Story 7 The Rise of Sergio

By December 17, 2008, 5:00 pm

Isn't it somewhat ironic that Sergio Garcia now sits squarely between Tiger Woods and Phil Mickelson in the world rankings?

 

Back in 1999, Sergio was locked in a duel with Tiger at Medinah with the PGA Championship hanging in the balance. Tiger, of course, won the battle that day, but in the process 'El Niño' was officially anointed as the next 'can't miss golf superstar.' The next Tiger, if you will.

 

He was just a baby-faced 19-year-old who would no doubt follow in the glorious footsteps of fellow Spaniards Seve Ballesteros and Jose Maria Olazabal. He was fast tracked to superstardom – major championships simply a matter of when and not if.

 

Fast-forward nine years to 2008 and Sergio is still without a major championship to his name – a name that, much like Tiger, doesn't require a surname to be recognized. Over that time, however, there have been quite a few close calls as well as some strange twists of fate: 54-hole leads vanishing into thin air, frightening canary-colored outfits, rugs pulled out from under him, and, of course this year, best friend (wink, wink) Padraig Harrington ripping another major from his grasp.

 

This, paradoxically, is much like the career path of Mickelson, the man he just passed in the world rankings. 'Lefty', now the owner of three majors, was for a long time famously – or infamously – known as the ‘best player to never win a major.’ He had all the talent in the world, but was seemingly at odds with the golfing gods. Sergio, too, looks as if he has inherited Mickelson’s all-you-can-ride rollercoaster pass, enough to cause a mere mortal to disappear from the planet. His 2008 season being a perfect example:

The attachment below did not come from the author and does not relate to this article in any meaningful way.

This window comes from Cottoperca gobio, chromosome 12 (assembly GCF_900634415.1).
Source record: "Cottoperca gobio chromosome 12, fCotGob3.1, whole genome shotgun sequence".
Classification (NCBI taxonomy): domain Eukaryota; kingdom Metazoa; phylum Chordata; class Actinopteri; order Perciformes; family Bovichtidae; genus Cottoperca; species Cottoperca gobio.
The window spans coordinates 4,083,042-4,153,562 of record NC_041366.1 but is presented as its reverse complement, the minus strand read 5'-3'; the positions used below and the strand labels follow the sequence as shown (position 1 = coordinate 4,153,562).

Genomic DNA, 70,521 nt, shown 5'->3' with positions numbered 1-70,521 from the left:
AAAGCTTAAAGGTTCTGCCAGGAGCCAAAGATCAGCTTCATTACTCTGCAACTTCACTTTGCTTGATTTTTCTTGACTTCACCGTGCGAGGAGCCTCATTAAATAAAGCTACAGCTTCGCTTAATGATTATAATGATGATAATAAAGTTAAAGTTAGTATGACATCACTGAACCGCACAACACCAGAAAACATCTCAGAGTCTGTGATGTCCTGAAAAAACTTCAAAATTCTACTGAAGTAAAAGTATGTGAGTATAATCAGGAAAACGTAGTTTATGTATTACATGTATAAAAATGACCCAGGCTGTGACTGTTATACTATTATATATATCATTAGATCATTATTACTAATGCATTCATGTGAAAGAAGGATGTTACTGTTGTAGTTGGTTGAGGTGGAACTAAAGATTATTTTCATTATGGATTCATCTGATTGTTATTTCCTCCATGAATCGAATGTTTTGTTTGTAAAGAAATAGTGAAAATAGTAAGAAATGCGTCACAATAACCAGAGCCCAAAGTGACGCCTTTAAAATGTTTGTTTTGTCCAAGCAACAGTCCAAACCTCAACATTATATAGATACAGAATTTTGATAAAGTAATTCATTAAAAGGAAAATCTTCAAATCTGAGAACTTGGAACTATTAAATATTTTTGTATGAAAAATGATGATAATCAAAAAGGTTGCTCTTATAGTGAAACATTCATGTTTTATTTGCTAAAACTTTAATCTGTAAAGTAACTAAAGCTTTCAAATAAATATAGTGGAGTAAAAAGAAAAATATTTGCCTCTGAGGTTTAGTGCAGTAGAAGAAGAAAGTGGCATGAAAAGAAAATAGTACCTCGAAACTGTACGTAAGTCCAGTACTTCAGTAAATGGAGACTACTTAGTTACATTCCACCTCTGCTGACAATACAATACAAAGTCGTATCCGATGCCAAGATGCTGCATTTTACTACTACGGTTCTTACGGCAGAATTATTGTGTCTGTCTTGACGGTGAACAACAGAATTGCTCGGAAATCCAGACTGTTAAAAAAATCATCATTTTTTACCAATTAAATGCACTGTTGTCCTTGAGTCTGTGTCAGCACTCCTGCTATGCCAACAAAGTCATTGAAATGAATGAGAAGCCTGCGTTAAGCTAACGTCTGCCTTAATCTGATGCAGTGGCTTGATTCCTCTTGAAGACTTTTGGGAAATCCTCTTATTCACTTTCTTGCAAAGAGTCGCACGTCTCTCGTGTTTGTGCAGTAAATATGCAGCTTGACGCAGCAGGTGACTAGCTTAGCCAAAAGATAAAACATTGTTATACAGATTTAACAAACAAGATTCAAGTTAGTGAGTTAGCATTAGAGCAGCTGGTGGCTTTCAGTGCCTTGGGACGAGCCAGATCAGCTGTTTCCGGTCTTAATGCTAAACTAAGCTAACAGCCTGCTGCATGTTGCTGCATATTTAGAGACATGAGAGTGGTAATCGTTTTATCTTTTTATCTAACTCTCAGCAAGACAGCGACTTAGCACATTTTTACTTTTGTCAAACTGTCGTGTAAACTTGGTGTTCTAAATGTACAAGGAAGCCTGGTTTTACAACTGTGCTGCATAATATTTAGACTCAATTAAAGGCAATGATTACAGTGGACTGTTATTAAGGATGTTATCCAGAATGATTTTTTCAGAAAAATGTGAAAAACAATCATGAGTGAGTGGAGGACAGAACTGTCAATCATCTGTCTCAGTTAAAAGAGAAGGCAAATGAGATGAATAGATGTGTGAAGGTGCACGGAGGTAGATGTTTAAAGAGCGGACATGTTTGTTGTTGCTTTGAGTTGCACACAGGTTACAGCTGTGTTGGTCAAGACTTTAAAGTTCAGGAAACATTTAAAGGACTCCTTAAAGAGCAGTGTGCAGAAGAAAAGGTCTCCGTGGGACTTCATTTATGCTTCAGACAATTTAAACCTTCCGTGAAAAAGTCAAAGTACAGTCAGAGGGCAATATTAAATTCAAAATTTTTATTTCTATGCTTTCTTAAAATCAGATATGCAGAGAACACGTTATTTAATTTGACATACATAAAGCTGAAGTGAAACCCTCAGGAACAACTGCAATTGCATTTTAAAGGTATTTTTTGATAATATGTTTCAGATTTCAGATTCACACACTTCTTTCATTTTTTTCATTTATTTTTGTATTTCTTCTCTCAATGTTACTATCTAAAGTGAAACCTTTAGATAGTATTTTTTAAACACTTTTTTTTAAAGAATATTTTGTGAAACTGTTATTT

• A huge win at The Players, and although not technically a major, it's called the ‘fifth major.’ Said Sergio following the win: “It feels like a major, and it tests you like a major. I’m so thrilled to be here standing with the trophy.”

     
  • A heartbreaking loss at the PGA Championship, where Harrington put on one of the greatest displays of clutch putting in major championship history. Afterwards, Sergio didn’t endear himself to many fans, seemingly blaming those fateful golf gods for his defeat: “They get in contention in a major and manage to get things going their way…and unfortunately, it hasn’t happened to me.”

     
  • Closes out his PGA Tour season in superb fashion, finishing in the top 5 in three of the four FedEx Cup Playoff events, including a pair of second-place finishes. In the process, he wraps up the Vardon Trophy for lowest scoring average on Tour, an honor won by Tiger in eight of the previous nine years.

     
  • Gets waxed by Anthony Kim in the opening Sunday singles match at Valhalla, which set the tone for the day and gives the U.S. squad a long overdue victory.

     
  • Saddled with the ongoing saga of idol Ballesteros battling a brain tumor, he won an event hosted by he and his father, the Castello Masters, on the course he grew up playing. “I couldn’t help but think about Seve. I’m sending all my love to him and his family and hope he recovers soon. I hope this victory helps him to get a little better,” he said.

     
  • Wins the HSBC Champions in Shanghai, the first event in the inaugural ‘Race to Dubai.’ In the process, supplants Mickelson as the No. 2 player in the world. 'Being No. 2 is awesome,” Sergio said. “I have never achieved it before. It is something extra for the year.'

     

    And now with his rise to the No. 2 ranking in the world, Sergio is unanimously the best player to never win a major. And it is not lost on the Spaniard: “I have been trying for a while (to get to No. 2), but winning a major is the next goal.”

     

    In a sport often criticized for the lack of personalities, Sergio, burns bright – although many times that brightness is not cast in the most forgiving light. No person, aside from Tiger, produced more drama than Sergio in 2008.

     

    And in the era of Tiger Woods, being No. 2 is like being No. 1. Kinda like The Players being the ‘fifth major.’